The term "expanded documentary" points both to the ways in which traditional documentary practices have diversified and transformed over the last few decades, particularly with changes in media technologies, as well as to different ways we might re-examine other film, media and art traditions through the lens of documentary practice. In this course, we consider how the documentary impulse functions in film, video, animation, sound; in the gallery, in the archive, in public space, in cyberspace; in forms linear and nonlinear, online and off. We also investigate the role of documentation in relation to performance and social practice art. In tracing these variations of documentary practice over time, we approach these expanded forms of non-fiction media not as addenda to documentary traditions, but rather as opportunities to reflect critically on those traditions, to connect present developments to historical precedents, and to pry open our sense of documentary as form, endeavor and practice. (Cross-listed with CINE-UT 417)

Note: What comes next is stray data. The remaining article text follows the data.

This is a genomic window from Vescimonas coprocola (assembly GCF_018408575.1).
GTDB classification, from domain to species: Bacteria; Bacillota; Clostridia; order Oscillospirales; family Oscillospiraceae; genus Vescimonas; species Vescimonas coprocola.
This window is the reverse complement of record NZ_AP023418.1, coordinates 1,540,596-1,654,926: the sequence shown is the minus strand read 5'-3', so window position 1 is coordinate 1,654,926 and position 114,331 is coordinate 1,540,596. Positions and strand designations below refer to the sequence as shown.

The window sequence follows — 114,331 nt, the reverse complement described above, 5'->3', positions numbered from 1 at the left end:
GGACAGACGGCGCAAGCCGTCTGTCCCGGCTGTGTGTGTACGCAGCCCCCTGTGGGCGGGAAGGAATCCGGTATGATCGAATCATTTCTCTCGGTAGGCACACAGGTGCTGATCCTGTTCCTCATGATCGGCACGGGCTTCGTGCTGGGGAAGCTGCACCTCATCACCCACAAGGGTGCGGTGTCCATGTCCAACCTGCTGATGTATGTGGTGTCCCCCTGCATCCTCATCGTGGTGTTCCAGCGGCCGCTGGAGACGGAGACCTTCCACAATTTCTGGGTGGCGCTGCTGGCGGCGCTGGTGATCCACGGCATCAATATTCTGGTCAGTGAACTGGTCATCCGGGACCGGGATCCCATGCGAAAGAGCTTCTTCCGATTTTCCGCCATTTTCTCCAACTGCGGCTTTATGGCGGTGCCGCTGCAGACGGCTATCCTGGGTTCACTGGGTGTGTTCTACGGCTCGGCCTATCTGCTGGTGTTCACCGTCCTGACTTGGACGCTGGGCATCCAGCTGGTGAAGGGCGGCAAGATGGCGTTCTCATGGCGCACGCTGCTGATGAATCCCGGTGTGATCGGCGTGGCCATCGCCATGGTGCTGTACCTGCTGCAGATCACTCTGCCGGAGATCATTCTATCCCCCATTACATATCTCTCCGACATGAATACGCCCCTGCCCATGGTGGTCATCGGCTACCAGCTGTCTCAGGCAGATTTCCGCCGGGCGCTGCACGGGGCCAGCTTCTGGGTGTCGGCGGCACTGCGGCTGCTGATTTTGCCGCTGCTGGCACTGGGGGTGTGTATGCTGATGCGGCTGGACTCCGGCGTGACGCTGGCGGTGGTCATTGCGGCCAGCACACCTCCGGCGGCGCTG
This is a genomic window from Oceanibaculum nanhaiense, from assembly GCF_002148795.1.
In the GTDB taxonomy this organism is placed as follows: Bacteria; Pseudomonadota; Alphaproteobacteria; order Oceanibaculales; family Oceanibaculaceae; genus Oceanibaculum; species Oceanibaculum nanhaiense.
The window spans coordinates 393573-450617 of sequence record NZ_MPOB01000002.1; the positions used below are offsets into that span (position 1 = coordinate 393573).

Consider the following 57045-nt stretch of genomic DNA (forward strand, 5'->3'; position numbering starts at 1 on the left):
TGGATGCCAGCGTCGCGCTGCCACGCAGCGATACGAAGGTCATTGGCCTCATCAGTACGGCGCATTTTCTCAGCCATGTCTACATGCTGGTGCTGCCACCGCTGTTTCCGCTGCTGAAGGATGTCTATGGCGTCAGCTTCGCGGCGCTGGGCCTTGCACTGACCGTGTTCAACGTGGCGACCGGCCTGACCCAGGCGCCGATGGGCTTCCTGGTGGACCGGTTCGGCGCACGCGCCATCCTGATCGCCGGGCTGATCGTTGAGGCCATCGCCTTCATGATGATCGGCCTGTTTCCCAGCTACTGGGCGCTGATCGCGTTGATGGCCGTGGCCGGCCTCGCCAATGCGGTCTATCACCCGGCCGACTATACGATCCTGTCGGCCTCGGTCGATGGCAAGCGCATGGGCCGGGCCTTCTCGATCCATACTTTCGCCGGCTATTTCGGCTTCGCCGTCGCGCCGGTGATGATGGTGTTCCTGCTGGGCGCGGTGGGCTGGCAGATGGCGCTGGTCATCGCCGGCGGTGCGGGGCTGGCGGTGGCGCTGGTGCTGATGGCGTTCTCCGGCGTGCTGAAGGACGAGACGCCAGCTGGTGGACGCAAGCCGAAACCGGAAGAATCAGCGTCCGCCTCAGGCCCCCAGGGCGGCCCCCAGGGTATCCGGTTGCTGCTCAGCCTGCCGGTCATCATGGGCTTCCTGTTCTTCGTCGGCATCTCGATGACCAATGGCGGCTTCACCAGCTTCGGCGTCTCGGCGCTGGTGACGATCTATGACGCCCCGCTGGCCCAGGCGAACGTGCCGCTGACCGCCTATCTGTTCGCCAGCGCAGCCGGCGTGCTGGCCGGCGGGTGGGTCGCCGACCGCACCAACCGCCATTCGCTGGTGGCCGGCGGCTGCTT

Nonfiction Film History CINE GT 2307 (Streible, TBA)
This course introduces students to the study of nonfiction film. It explores the history and theory of nonfiction cinema, including—but not limited to—documentary film. The established milestones of the international tradition of documentary—from the romantic mythmaking of Robert Flaherty to the leftist collectives and state propaganda projects of the 1930s and 1940s, through cinéma vérité of the 1960s and the activist and personal styles of recent decades—are considered. But the course also places documentary in a broader context that includes forms of nonfiction typically segregated from the traditional conception of documentary. Some are somewhat familiar forms, such as actualities, travelogues, and newsreels. Others have been largely ignored by scholars until quite recently: sponsored, industrial, educational, scientific, and medical films; home movies and other amateur films; outtakes and other archival footage. Viewed both as discrete works of cinema and as artifacts of social and cultural significance, such orphaned films pose problems of history, culture, and aesthetics that challenge traditional conceptions of making, viewing, and studying films. Students read primary historical sources, as well as new scholarly approaches to the global history of nonfiction film, and to the possible uses and meanings of this vast archive.
Adv. Sem. Paradigms of Globalization CINE GT 2835 (Choi)